Wednesday, January 13, 2010

Understanding the Times


“What’s the church going to look like 50 years from now?” The question came from a seminary student during a conference call in which I participated this week. This is an understandable query from a person in his twenties who is about to enter what he hopes will be a lifetime vocation of ministry.

Of course, I couldn’t give him an answer. We can make some educated guesses, but only God knows what lies ahead. I suggested to the student that if his desires to have a relevant ministry for the next five decades, he should learn how to read the culture. I am reminded of the men of Issachar mentioned in 1 Chronicles 12:31 “who understood the times and knew what Israel should do.” Knowing your context can not only help you to survive in ministry but to prosper.

Why should we be concerned about the culture? I suggest several reasons.

First, if we expect our message to be heard, we need to speak the language. I don’t expect English to pass out of fashion in the next 50 years (although learning Spanish and Chinese might be a good idea), but if we are going to communicate effectively, we must understand the idioms, jargon, and phraseology of the times. King James English is still very beautiful, but there are many parts of it that must be explained. Our language continues to evolve, and we must be aware of the changes in everyday usage and the nuances of language.

Second, we need to understand the messages that the culture is sending. An effective communicator of today and tomorrow must be aware of movies and TV shows. This is where people, especially young adults, learn their framing narratives. This has been true for years. Think about the Star Wars mythology. How many ideas and phrases that have become part of our everyday language were drawn from the archetypes that George Lucas wove into his films? We don’t have to embrace these narratives, but we do need to understand and deconstruct them.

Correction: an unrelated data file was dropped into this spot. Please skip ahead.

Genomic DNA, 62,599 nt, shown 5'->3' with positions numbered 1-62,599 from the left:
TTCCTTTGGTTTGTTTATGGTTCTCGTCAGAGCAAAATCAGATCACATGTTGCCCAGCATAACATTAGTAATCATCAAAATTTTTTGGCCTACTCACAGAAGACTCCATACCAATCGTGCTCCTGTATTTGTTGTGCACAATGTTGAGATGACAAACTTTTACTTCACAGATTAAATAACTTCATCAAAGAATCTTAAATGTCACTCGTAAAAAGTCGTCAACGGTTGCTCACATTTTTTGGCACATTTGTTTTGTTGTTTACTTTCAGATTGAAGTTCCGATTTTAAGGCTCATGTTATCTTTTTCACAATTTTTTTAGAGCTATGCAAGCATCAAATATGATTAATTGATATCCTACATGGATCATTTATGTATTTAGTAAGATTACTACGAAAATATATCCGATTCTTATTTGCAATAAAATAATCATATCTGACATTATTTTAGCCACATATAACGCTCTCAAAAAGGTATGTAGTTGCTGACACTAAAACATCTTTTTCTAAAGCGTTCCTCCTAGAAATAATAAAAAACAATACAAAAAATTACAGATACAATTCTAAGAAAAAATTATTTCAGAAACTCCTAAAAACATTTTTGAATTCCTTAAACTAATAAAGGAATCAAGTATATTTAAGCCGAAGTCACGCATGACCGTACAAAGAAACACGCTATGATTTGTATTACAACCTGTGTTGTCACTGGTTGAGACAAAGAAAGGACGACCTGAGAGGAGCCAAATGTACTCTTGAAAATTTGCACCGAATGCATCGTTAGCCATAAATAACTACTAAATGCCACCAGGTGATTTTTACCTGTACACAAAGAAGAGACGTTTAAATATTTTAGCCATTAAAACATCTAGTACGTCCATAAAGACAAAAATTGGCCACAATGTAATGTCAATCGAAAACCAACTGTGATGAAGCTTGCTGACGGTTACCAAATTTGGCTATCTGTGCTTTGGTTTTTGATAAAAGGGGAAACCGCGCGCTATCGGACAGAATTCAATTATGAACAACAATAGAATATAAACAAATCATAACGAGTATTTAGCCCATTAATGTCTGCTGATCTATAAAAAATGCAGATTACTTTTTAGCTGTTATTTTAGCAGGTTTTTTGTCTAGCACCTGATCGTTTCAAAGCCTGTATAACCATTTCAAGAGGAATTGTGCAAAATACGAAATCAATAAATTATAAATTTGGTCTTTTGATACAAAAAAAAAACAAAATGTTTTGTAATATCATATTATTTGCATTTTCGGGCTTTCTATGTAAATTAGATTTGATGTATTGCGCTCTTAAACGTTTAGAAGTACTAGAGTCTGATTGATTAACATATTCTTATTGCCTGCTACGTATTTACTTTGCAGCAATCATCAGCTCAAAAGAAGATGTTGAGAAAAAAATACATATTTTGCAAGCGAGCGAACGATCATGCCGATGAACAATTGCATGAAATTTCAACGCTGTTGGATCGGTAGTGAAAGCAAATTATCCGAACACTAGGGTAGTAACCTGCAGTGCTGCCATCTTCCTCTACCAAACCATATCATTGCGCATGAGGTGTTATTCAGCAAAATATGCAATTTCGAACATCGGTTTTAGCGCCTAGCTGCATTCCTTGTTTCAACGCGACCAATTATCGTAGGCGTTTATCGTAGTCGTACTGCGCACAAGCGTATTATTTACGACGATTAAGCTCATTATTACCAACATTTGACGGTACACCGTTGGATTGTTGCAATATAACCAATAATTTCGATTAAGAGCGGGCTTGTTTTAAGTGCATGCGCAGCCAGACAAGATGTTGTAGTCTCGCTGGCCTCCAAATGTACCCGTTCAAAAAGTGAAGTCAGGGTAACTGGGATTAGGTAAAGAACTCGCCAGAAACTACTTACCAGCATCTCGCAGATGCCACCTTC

Third, if we understand our culture, we know the issues with which people are grappling and can consider ways that the Gospel speaks to those issues. I know that Jesus never talked about abortion, stem cell harvesting, or online etiquette, but His message certainly can help us to address these and other challenging ideas in our culture.

Fourth, if we understand culture, we can find ways that it can work for us as Christ followers. We can learn how to leverage the strengths of the secular world to build the Kingdom. We can take advantage of unexpected opportunities—like Paul on Mars Hill—to communicate the gospel.

How will the events of the next 50 years impact the church and its work? I think the answer is up to us.

1 comment:

Leonard Rader said...

Great Post.
Thanks for sharing your insight.

lcr